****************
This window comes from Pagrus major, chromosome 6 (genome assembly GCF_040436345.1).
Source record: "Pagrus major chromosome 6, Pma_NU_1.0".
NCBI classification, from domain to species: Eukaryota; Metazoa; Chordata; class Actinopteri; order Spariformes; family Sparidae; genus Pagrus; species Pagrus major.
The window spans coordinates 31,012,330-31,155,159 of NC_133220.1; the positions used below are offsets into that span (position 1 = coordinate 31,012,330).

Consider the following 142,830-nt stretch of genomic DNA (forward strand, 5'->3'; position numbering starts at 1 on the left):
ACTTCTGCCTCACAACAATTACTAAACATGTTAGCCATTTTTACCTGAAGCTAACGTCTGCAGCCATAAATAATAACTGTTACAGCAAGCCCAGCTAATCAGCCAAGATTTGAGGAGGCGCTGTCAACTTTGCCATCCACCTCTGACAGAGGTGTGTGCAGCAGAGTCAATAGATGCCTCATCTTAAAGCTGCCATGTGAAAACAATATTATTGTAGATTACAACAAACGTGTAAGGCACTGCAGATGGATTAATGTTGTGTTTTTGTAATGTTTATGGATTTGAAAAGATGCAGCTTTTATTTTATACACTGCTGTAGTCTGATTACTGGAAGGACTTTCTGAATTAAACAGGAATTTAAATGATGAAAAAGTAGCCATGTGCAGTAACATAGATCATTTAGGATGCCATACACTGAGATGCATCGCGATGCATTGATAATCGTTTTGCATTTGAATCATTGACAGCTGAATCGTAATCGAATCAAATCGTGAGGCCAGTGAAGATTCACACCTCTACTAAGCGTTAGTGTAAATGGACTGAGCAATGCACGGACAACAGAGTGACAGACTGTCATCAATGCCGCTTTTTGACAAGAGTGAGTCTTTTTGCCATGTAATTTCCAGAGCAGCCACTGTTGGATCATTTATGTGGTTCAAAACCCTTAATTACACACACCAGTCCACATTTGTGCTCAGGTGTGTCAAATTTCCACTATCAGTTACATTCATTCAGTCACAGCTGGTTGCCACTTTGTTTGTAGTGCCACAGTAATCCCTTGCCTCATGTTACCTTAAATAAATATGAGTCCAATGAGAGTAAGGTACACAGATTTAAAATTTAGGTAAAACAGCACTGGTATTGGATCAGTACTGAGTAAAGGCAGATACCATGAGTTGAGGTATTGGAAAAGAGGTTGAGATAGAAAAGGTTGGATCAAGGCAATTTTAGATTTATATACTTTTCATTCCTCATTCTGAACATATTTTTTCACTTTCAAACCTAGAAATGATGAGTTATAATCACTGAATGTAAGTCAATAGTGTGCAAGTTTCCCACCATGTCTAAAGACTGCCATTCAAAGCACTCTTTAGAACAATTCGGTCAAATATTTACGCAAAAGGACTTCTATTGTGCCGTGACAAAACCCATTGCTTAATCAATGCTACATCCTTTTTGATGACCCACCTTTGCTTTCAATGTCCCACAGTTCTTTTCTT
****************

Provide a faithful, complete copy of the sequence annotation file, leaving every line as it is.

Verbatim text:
This window comes from Pagrus major, chromosome 6 (genome assembly GCF_040436345.1).
Source record: "Pagrus major chromosome 6, Pma_NU_1.0".
NCBI classification, from domain to species: Eukaryota; Metazoa; Chordata; class Actinopteri; order Spariformes; family Sparidae; genus Pagrus; species Pagrus major.
The window spans coordinates 31,012,330-31,155,159 of NC_133220.1; the positions used below are offsets into that span (position 1 = coordinate 31,012,330).

Consider the following 142,830-nt stretch of genomic DNA (forward strand, 5'->3'; position numbering starts at 1 on the left):
ACTTCTGCCTCACAACAATTACTAAACATGTTAGCCATTTTTACCTGAAGCTAACGTCTGCAGCCATAAATAATAACTGTTACAGCAAGCCCAGCTAATCAGCCAAGATTTGAGGAGGCGCTGTCAACTTTGCCATCCACCTCTGACAGAGGTGTGTGCAGCAGAGTCAATAGATGCCTCATCTTAAAGCTGCCATGTGAAAACAATATTATTGTAGATTACAACAAACGTGTAAGGCACTGCAGATGGATTAATGTTGTGTTTTTGTAATGTTTATGGATTTGAAAAGATGCAGCTTTTATTTTATACACTGCTGTAGTCTGATTACTGGAAGGACTTTCTGAATTAAACAGGAATTTAAATGATGAAAAAGTAGCCATGTGCAGTAACATAGATCATTTAGGATGCCATACACTGAGATGCATCGCGATGCATTGATAATCGTTTTGCATTTGAATCATTGACAGCTGAATCGTAATCGAATCAAATCGTGAGGCCAGTGAAGATTCACACCTCTACTAAGCGTTAGTGTAAATGGACTGAGCAATGCACGGACAACAGAGTGACAGACTGTCATCAATGCCGCTTTTTGACAAGAGTGAGTCTTTTTGCCATGTAATTTCCAGAGCAGCCACTGTTGGATCATTTATGTGGTTCAAAACCCTTAATTACACACACCAGTCCACATTTGTGCTCAGGTGTGTCAAATTTCCACTATCAGTTACATTCATTCAGTCACAGCTGGTTGCCACTTTGTTTGTAGTGCCACAGTAATCCCTTGCCTCATGTTACCTTAAATAAATATGAGTCCAATGAGAGTAAGGTACACAGATTTAAAATTTAGGTAAAACAGCACTGGTATTGGATCAGTACTGAGTAAAGGCAGATACCATGAGTTGAGGTATTGGAAAAGAGGTTGAGATAGAAAAGGTTGGATCAAGGCAATTTTAGATTTATATACTTTTCATTCCTCATTCTGAACATATTTTTTCACTTTCAAACCTAGAAATGATGAGTTATAATCACTGAATGTAAGTCAATAGTGTGCAAGTTTCCCACCATGTCTAAAGACTGCCATTCAAAGCACTCTTTAGAACAATTCGGTCAAATATTTACGCAAAAGGACTTCTATTGTGCCGTGACAAAACCCATTGCTTAATCAATGCTACATCCTTTTTGATGACCCACCTTTGCTTTCAATGTCCCACAGTTCTTTTCTT